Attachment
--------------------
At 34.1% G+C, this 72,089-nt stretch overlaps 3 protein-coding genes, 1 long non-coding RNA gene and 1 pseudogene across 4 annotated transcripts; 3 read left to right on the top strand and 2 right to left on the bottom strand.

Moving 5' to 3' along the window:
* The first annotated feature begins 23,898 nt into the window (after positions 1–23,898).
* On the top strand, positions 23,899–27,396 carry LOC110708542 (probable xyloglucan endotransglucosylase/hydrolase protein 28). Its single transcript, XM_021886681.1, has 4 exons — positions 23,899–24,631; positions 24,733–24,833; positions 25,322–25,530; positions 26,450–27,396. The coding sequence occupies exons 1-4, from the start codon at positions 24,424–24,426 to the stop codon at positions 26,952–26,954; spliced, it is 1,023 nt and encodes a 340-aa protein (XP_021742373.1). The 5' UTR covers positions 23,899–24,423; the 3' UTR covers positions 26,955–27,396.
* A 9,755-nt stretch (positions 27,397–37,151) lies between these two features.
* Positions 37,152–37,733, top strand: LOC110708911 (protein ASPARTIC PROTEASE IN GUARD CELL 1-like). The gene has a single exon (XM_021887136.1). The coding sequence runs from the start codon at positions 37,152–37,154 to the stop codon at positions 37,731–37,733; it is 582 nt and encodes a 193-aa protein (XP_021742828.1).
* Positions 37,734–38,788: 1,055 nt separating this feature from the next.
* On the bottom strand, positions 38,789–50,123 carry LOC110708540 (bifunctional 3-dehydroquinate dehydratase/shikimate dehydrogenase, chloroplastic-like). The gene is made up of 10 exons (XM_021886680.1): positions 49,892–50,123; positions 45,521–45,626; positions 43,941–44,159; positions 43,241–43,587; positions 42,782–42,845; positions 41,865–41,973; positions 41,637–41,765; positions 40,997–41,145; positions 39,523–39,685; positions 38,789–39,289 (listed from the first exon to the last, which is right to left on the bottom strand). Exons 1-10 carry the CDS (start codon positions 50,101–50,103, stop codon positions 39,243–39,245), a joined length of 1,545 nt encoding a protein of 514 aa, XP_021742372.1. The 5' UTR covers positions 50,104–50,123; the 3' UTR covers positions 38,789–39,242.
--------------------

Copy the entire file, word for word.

At 34.1% G+C, this 72,089-nt stretch overlaps 3 protein-coding genes, 1 long non-coding RNA gene and 1 pseudogene across 4 annotated transcripts; 3 read left to right on the top strand and 2 right to left on the bottom strand.

Moving 5' to 3' along the window:
* The first annotated feature begins 23,898 nt into the window (after positions 1–23,898).
* On the top strand, positions 23,899–27,396 carry LOC110708542 (probable xyloglucan endotransglucosylase/hydrolase protein 28). Its single transcript, XM_021886681.1, has 4 exons — positions 23,899–24,631; positions 24,733–24,833; positions 25,322–25,530; positions 26,450–27,396. The coding sequence occupies exons 1-4, from the start codon at positions 24,424–24,426 to the stop codon at positions 26,952–26,954; spliced, it is 1,023 nt and encodes a 340-aa protein (XP_021742373.1). The 5' UTR covers positions 23,899–24,423; the 3' UTR covers positions 26,955–27,396.
* A 9,755-nt stretch (positions 27,397–37,151) lies between these two features.
* Positions 37,152–37,733, top strand: LOC110708911 (protein ASPARTIC PROTEASE IN GUARD CELL 1-like). The gene has a single exon (XM_021887136.1). The coding sequence runs from the start codon at positions 37,152–37,154 to the stop codon at positions 37,731–37,733; it is 582 nt and encodes a 193-aa protein (XP_021742828.1).
* Positions 37,734–38,788: 1,055 nt separating this feature from the next.
* On the bottom strand, positions 38,789–50,123 carry LOC110708540 (bifunctional 3-dehydroquinate dehydratase/shikimate dehydrogenase, chloroplastic-like). The gene is made up of 10 exons (XM_021886680.1): positions 49,892–50,123; positions 45,521–45,626; positions 43,941–44,159; positions 43,241–43,587; positions 42,782–42,845; positions 41,865–41,973; positions 41,637–41,765; positions 40,997–41,145; positions 39,523–39,685; positions 38,789–39,289 (listed from the first exon to the last, which is right to left on the bottom strand). Exons 1-10 carry the CDS (start codon positions 50,101–50,103, stop codon positions 39,243–39,245), a joined length of 1,545 nt encoding a protein of 514 aa, XP_021742372.1. The 5' UTR covers positions 50,104–50,123; the 3' UTR covers positions 38,789–39,242.